The safest way to return to the office, according to a Georgetown immunologist who studied under Fauci

November 18, 2021, 3:20 PM UTC

Many U.S. workers are looking to return to the office in-person after the new year. In New York, employers expect nearly half of workers to be back in the office by the end of January 2022. But with COVID rates again on the rise in Northern Europe, how do employers make it safe?

Companies are going to have to utilize a combination of safety precautions, Dr. Mark Dybul, who trained under Dr. Anthony Fauci and currently serves as CEO of Enochian BioSciences and is a professor at Georgetown University Medical Center’s Department of Medicine, told attendees at Fortune’s CEO Initiative conference earlier this week. But it starts with vaccine mandates.

The Biden administration is set to require COVID-19 vaccines from federal employees, contractors, health care workers, and even employees at private companies with 100 or more workers. Federal employees need to be vaccinated by Nov. 22. Private companies have until Jan. 4, 2022, to implement vaccine mandates or testing protocols for unvaccinated workers, if the emergency temporary standard issued by the Occupational Safety and Health Administration (OSHA) survives the pending legal challenges against it.

But vaccine mandates alone will likely not be enough in the coming months.

“A week ago, I would have said a vaccine mandate is enough for now—and maybe for another month it is,” Dybul said. “I would do regular testing, antigen testing, as well.”

Employers don’t have to mandate daily testing, but it should be performed on a cyclical basis within the office so that it includes everyone. Dybul says by doing this, employers can identify those who are infected and get them out of the office to minimize spread. It also helps get workers treated faster, so employers don’t lose members of their workforce to hospitalization for the long term.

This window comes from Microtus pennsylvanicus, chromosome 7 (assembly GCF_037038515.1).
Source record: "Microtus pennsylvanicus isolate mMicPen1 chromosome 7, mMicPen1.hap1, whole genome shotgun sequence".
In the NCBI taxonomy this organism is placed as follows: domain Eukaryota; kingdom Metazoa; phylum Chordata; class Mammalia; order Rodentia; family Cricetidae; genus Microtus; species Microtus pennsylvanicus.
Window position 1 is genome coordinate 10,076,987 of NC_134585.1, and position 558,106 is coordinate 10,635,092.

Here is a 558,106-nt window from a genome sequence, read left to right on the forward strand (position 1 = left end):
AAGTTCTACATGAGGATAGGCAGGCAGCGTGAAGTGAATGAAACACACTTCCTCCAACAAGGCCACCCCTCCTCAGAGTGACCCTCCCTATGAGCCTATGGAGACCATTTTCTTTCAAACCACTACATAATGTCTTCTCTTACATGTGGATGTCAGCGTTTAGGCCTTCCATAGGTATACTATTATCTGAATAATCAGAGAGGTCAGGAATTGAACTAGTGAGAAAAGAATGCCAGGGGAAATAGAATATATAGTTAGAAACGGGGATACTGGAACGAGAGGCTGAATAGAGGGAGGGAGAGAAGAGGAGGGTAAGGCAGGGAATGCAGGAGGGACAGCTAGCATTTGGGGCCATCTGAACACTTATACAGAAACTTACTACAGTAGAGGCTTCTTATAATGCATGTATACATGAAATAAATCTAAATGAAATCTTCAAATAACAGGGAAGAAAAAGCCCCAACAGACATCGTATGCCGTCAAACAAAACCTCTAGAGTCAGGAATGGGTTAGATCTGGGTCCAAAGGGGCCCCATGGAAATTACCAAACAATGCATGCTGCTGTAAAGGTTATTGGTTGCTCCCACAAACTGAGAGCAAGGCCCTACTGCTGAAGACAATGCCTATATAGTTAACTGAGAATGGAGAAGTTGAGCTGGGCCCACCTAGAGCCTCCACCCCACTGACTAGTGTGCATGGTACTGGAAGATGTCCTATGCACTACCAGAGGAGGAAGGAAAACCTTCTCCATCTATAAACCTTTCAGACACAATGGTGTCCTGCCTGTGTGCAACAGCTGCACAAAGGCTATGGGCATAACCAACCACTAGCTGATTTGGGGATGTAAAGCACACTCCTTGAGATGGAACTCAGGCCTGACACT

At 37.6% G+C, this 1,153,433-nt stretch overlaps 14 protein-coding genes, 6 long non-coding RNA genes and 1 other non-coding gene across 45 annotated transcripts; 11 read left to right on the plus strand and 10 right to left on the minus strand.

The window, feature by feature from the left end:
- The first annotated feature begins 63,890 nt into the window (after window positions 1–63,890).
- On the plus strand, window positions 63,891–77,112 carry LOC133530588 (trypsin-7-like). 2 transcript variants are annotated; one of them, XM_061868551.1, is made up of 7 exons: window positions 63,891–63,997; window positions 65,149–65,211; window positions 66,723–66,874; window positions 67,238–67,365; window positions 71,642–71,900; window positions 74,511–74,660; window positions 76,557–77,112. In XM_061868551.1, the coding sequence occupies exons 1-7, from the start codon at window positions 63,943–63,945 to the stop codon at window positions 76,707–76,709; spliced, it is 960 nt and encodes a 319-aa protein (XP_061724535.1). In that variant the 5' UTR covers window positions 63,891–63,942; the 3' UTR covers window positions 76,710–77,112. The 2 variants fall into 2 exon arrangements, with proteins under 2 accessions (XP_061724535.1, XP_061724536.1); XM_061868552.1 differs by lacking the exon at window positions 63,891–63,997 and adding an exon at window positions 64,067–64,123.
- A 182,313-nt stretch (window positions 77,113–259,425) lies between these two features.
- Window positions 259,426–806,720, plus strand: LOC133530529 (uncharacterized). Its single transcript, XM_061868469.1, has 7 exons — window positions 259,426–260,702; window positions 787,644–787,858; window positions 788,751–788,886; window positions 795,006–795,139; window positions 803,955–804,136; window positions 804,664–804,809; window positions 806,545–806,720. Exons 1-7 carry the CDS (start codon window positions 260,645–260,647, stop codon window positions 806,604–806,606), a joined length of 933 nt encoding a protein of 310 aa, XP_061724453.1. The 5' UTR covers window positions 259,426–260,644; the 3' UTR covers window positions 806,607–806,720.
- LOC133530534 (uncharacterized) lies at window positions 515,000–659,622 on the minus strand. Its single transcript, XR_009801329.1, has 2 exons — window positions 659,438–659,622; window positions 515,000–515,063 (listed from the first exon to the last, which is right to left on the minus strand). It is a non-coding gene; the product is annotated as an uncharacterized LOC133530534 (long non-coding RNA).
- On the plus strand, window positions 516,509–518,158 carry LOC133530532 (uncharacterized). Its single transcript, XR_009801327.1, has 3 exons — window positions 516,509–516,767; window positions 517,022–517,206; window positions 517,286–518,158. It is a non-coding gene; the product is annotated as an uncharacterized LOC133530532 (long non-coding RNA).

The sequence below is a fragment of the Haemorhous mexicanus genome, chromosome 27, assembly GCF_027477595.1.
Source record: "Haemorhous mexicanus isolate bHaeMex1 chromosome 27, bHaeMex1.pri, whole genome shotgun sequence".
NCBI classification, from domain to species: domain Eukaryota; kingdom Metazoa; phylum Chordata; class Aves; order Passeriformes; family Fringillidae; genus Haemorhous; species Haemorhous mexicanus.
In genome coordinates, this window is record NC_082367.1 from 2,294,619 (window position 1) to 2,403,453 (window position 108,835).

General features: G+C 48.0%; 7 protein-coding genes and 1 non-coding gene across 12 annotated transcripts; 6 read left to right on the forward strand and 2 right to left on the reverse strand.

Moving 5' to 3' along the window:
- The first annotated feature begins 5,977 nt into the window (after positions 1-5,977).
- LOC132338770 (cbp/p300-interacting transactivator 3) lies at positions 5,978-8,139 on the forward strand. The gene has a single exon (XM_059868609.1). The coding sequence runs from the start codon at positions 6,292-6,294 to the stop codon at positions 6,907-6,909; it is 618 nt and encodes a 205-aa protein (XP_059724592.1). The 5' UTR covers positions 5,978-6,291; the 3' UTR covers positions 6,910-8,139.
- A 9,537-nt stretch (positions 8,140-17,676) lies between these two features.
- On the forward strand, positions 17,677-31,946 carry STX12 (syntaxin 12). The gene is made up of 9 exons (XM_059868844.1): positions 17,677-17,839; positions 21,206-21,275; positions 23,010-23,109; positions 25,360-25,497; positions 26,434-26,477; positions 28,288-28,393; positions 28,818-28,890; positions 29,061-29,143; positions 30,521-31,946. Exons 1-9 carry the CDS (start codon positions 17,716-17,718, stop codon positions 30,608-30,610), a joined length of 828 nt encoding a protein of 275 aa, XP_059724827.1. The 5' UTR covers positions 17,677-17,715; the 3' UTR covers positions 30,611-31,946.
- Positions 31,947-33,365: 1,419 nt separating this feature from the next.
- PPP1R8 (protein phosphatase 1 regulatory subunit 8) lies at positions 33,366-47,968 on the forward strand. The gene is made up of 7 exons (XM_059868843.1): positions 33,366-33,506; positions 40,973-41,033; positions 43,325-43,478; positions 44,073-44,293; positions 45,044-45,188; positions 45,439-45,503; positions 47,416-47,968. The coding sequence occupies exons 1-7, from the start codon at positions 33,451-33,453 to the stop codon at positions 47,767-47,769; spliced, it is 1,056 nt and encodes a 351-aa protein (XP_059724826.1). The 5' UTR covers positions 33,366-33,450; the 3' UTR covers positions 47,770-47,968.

For those about to return to offices, Dybul recommended companies take a close look at the airflow within the workspace.

“If you’re sitting in an office along the airflow, almost everyone will get infected in that row. In a row right next to them, you’ll have almost no infections,” Dybul said. “So if you can keep people out of the direct airflow by repositioning desks and things like that, you could actually probably reduce transmission by a lot.”

For those operating in retail or in customer-facing roles, Dybul said it’s important to enforce masking, as well as a vaccine mandate and regular testing. “If we do all those things, we’ll probably be okay,” he said.

The U.S is probably going to go through “a pretty bad cycle” again, but by using testing and getting the treatment available, Dybul says employers can still function fairly well.

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